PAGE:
Wish you were here!

Imagine someone rhapsodizes to you “Oh I had just a marvellous holiday, the mild climate was exactly what I needed and the seaside towns were so quirky and charming”. Your first thought would probably be ‘Stop talking!’ and your second ‘where in the Mediterranean is this place?’

Undoubtedly to your surprise, this person was talking about their short trip staycation in Britain.

According to multiple sources [Mintel 2015, Domestic Tourism UK, Euromonitor 2015, Consumer Lifestyles UK] the ‘staycation’ trend emerged post-recession, as more and more Brits were taking holidays within the UK, mainly due to personal budget restraints.

Since then, for many, the financial landscape has improved again and we saw domestic vacations declined in 2014. However, according to Mintel’s Domestic Tourism report, domestic trips and short trips are back on track for growth. The reasons for this vary from unwillingness or fear of travelling abroad in uncertain political times, environmental concerns, to the joyous embrace of the increasingly warmer UK climate.

Another increasingly prominent reason to holiday in the UK is an overall mood change due to increased interest in what the UK has to offer right on our doorstep and the desire for cultural edification.

Taking the holiday/break in England rather than abroad makes me want to take more holidays/breaks in England in future

I am glad I took the holiday/break in England rather than abroad

Source: visitengland.com

We asked our Your Voice Community where their ideal staycation would be in the UK. We asked them to place a pin on their first choice UK location and lo and behold the outcome was this beautiful heat map which visualises clear preferences towards the West coast with hotspots such as the North West, Wales and the South West of the UK.



Source: OMD UK Your Voice

The reasons they cited were ‘fond and nostalgic memories’, and the belief that the South West is the ‘warmest and least rainy part of the UK’ as well as being most picturesque, with the most beautiful beaches and landscapes, and interesting wildlife.

The UK has become an increasingly attractive destination, with its beautiful landmarks and historic scenery, as shown in many British TV dramas. In fact, figures from visitcornwall.com report a 65% increase in traffic since the first episode of Poldark aired and they found that 26% of visitors to the area in summer 2015 had been inspired by the Poldark series. Other examples of TV dramas inspiring us to travel within our country are Broadchurch (Dorset) and Game of Thrones (Northern Ireland).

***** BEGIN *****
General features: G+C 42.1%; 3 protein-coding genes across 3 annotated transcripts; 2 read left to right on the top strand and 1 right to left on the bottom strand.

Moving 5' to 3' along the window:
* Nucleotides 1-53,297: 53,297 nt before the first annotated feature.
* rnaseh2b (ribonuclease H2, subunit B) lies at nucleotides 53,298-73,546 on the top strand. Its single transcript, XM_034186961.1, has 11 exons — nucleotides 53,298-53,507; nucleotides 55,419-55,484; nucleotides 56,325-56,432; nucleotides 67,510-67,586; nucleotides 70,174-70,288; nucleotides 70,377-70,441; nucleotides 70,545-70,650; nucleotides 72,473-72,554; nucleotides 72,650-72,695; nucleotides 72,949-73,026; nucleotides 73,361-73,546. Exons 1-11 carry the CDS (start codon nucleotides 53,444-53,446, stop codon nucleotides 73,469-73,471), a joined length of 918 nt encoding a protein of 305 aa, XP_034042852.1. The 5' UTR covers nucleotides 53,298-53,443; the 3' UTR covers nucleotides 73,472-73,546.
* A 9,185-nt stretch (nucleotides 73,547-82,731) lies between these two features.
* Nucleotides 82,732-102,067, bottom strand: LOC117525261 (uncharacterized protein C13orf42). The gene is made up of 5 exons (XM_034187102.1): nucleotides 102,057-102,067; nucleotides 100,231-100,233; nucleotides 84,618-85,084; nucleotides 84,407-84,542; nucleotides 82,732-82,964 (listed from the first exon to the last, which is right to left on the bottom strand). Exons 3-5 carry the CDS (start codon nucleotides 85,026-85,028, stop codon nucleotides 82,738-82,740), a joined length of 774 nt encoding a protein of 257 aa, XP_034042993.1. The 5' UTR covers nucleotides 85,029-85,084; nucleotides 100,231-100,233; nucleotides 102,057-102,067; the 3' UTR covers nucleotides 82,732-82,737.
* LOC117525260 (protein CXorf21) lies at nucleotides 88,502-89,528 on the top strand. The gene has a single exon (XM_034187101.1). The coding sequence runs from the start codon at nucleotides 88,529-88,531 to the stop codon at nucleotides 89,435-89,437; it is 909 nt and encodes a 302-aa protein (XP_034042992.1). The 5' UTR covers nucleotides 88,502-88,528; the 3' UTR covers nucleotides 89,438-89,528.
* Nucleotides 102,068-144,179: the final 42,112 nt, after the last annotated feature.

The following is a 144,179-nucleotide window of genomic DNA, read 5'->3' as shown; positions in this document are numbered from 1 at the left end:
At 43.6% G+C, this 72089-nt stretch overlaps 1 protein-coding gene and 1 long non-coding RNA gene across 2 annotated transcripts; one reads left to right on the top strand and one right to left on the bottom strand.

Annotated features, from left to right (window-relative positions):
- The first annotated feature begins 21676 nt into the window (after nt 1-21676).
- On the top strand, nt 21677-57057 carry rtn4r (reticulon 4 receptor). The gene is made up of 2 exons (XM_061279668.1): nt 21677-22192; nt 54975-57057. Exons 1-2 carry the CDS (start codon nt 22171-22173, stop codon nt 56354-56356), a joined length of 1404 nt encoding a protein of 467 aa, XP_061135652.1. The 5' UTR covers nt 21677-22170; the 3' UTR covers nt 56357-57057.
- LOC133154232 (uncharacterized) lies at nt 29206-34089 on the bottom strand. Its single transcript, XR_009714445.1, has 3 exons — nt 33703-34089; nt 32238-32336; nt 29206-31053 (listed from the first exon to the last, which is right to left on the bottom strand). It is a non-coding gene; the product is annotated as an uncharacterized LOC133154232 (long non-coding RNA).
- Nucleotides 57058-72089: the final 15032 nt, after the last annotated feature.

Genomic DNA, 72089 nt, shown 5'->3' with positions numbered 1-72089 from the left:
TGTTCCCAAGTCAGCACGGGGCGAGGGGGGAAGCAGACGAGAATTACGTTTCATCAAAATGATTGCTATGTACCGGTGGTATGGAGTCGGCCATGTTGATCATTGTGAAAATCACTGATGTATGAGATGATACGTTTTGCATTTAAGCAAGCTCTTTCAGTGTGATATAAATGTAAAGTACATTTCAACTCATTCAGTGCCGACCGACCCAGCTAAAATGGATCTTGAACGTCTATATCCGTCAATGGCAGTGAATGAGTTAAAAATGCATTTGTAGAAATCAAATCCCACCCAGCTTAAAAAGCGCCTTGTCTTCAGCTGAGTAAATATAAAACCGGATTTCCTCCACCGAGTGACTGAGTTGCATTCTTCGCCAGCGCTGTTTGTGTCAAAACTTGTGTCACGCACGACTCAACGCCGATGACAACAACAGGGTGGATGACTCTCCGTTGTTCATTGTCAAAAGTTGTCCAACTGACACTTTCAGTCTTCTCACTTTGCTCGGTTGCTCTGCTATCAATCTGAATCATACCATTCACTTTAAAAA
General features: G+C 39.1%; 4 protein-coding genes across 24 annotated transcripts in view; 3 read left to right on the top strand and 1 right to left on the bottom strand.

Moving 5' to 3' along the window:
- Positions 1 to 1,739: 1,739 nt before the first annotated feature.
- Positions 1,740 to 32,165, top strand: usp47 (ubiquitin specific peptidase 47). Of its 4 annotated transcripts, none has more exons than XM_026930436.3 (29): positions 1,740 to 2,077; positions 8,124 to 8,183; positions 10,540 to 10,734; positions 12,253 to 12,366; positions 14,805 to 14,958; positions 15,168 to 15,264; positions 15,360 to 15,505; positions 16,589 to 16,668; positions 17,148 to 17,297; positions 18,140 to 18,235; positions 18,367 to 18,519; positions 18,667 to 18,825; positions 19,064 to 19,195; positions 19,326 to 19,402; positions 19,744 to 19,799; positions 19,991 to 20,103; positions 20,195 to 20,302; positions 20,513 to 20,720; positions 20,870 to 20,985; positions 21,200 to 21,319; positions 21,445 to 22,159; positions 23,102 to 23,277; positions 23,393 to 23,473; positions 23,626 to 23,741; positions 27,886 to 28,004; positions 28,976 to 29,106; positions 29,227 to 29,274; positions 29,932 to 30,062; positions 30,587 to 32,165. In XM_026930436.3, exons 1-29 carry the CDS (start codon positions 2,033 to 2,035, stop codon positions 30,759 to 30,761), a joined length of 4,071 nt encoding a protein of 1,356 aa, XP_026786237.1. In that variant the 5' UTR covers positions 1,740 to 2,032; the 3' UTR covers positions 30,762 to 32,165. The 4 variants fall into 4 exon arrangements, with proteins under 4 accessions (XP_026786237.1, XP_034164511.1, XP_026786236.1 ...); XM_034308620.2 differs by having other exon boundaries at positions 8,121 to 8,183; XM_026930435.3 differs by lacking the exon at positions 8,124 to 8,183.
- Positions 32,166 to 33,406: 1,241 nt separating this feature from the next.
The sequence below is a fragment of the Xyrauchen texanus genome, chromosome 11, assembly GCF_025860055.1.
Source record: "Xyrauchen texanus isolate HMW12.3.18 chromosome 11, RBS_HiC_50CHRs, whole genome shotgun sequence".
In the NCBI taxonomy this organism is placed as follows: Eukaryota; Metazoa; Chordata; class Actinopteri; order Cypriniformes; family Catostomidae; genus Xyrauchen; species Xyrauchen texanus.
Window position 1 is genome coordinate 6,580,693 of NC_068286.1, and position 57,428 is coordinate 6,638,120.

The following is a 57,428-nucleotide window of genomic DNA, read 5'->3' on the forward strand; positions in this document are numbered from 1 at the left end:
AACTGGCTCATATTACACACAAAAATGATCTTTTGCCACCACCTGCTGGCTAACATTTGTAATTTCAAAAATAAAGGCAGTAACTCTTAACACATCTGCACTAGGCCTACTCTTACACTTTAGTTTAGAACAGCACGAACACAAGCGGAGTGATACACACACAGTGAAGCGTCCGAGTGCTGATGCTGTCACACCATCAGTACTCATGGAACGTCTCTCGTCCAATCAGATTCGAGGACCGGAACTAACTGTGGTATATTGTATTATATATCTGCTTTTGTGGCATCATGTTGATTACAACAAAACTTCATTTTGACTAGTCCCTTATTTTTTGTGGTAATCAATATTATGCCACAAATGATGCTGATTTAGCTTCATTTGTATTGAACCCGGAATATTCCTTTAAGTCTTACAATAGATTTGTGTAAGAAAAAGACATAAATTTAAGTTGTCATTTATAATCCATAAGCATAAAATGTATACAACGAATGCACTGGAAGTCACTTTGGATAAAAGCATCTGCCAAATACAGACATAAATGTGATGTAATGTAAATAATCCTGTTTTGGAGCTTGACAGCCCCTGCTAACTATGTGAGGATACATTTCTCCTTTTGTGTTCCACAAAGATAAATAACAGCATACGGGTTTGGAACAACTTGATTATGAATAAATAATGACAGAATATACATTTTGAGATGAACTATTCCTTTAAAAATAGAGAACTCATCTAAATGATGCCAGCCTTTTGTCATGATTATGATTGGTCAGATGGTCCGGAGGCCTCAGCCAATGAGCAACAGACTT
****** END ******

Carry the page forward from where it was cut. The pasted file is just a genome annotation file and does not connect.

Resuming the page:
So what?

The power of TV is clearly unquestionable in this instance to promote destinations outside of the capital. That combined with visually powerful digi-nitiatives from Airbnb (promoting castles or converted water towers and mills) and Pinterest and Instagram certainly help to trigger curiosity and interest for travel planning and inspiration – as we know ‘a picture tells a thousand words’.

Most of us love to share or brag about our holiday experiences – be it by uploading ‘the best of’ on social media or showing the never-ending pictures taken on the smartphone. We always look for ways to create and most importantly store our memories. This lends itself to a challenge for travel companies and brands: How can they be part of this furious showing and telling of holiday experiences and memories? For an interesting read on this check out Google’s Travel Trends.

One way could be to bring the traditional medium of the Postcard back into fashion. Partnering up with apps such as Touchnote add a personal and powerful touch to experiences by allowing users to send their images as physical postcards and tell the receiver about their travel experience. Postcards show and tell a story in an inoffensive way, create memories and allow for creativity – and if they are lucky they find a place on the fridge in the kitchen.

Simply a beautiful way of embracing the aesthetics of the relationship between traditional and new forms of communication tools to share personal experiences.



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